“We remain the most affordable state in the nation, despite experiencing a rental shortage and record low vacancy rates,” he said.
“Ultimately, the rental moratorium ending is the first step to helping fix WA’s rental shortage.
“In the coming months we will hopefully see investor activity improve, which will increase the amount of rental stock available, reduce competition among tenants and create a more balanced market for both tenants and owners.”
Elsewhere in Australia, renters were faring better than those to the west, with vacancy rates at 3.3 per cent in Sydney and 4.5 per cent in Melbourne.
Shannyn Laird, Head of Customer Experience for property management company :Different, said the country’s two biggest markets should continue to be a renters’ market in the wake of terminated income support schemes, with flexible work options encouraging people to move out of CBDs and into regional areas like the Sunshine Coast in Queensland for example.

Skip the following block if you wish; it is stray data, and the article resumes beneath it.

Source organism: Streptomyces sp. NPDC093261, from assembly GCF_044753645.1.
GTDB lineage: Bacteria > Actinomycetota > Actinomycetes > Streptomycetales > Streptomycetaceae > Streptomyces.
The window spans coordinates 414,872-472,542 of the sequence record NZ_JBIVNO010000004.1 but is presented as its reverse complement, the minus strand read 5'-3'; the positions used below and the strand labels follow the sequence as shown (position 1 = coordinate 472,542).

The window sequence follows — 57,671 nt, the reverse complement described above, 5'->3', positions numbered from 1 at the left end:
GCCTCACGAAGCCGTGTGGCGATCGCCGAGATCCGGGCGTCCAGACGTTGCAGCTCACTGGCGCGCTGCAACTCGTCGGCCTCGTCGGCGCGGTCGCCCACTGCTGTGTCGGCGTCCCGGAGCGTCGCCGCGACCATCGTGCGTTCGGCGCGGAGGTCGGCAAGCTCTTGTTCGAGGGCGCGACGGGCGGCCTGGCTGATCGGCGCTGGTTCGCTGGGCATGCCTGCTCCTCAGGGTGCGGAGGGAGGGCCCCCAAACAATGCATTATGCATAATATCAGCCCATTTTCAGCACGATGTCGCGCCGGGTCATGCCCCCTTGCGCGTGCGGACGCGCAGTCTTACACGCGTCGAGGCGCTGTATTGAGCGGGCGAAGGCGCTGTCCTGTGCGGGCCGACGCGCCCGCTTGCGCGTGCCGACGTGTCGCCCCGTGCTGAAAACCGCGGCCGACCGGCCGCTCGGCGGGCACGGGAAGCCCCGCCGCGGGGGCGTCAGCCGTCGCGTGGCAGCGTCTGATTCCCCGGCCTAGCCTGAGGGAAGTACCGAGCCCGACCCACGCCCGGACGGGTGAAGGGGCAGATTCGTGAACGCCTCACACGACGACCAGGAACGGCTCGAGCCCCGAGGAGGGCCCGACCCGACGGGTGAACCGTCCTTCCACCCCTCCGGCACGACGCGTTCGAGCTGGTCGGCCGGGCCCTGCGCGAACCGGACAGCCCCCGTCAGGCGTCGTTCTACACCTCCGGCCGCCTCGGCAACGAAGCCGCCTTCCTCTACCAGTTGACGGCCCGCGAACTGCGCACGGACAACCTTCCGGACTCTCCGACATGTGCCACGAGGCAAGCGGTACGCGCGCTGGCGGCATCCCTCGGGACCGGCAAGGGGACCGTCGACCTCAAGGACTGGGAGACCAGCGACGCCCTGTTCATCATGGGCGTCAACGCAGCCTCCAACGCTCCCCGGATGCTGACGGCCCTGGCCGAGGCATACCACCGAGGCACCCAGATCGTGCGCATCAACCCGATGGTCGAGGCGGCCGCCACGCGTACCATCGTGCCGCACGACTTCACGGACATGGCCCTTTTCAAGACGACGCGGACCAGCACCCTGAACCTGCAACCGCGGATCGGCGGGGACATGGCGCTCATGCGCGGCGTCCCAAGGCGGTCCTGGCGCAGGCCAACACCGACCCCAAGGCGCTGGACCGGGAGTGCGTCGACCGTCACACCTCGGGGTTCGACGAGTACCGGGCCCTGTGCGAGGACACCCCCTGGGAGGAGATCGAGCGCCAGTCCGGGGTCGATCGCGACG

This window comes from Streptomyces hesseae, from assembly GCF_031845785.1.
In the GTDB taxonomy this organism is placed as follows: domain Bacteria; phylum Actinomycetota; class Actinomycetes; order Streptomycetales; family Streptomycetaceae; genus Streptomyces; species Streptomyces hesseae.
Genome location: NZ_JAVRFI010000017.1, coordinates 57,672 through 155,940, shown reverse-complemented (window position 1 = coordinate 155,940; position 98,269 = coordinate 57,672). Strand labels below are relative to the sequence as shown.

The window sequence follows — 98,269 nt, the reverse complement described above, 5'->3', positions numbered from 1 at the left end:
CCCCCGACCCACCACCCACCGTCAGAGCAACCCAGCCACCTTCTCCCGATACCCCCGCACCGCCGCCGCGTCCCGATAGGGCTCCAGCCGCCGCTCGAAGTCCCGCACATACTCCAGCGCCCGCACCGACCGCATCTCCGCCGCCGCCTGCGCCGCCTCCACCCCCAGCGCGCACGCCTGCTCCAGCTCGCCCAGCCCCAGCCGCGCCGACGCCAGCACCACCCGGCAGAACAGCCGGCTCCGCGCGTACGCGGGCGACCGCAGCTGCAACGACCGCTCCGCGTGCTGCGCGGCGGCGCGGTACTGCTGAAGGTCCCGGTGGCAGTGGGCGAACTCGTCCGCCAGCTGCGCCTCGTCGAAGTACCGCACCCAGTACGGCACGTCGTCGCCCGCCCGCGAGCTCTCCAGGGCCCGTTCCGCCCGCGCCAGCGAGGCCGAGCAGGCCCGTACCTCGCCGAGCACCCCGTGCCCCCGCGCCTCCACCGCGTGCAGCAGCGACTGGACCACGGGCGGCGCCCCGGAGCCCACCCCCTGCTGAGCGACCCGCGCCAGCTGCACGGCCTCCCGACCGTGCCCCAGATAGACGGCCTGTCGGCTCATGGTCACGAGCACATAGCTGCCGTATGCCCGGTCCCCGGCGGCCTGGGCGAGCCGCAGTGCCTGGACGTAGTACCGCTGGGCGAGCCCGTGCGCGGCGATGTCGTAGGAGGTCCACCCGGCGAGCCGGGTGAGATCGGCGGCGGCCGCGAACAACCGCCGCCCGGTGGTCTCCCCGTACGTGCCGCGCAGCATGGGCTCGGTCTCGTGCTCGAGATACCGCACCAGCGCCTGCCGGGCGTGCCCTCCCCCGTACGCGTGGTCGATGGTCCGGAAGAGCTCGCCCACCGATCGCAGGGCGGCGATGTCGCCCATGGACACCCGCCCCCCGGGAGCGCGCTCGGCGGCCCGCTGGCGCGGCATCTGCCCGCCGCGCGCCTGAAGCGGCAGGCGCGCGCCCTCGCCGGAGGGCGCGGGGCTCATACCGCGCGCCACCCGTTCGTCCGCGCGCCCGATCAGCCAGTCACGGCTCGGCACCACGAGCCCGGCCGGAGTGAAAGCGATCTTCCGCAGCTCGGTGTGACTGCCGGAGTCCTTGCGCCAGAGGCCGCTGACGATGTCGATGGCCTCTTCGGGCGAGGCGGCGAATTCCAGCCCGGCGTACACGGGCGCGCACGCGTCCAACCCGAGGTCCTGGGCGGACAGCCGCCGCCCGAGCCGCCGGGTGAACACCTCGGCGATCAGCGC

“If landlords in these markets find their tenants losing their income when JobKeeper ends, a temporary rent reduction might be the smarter move here,” Ms Laird said.
“Finding other tenants who can move into your property and pay rent quickly might be tricky, especially when there are currently more properties available than demand.
“Keep in mind the current renters market we’re in and explore finding a comfortable and fair agreement for all those involved, before making a rash decision that might impact your property investment return in the future.
“Another key thing to remember is that rent reductions only have to be temporary and when conditions are back in landlords’ favours rental increases can be made,” she said.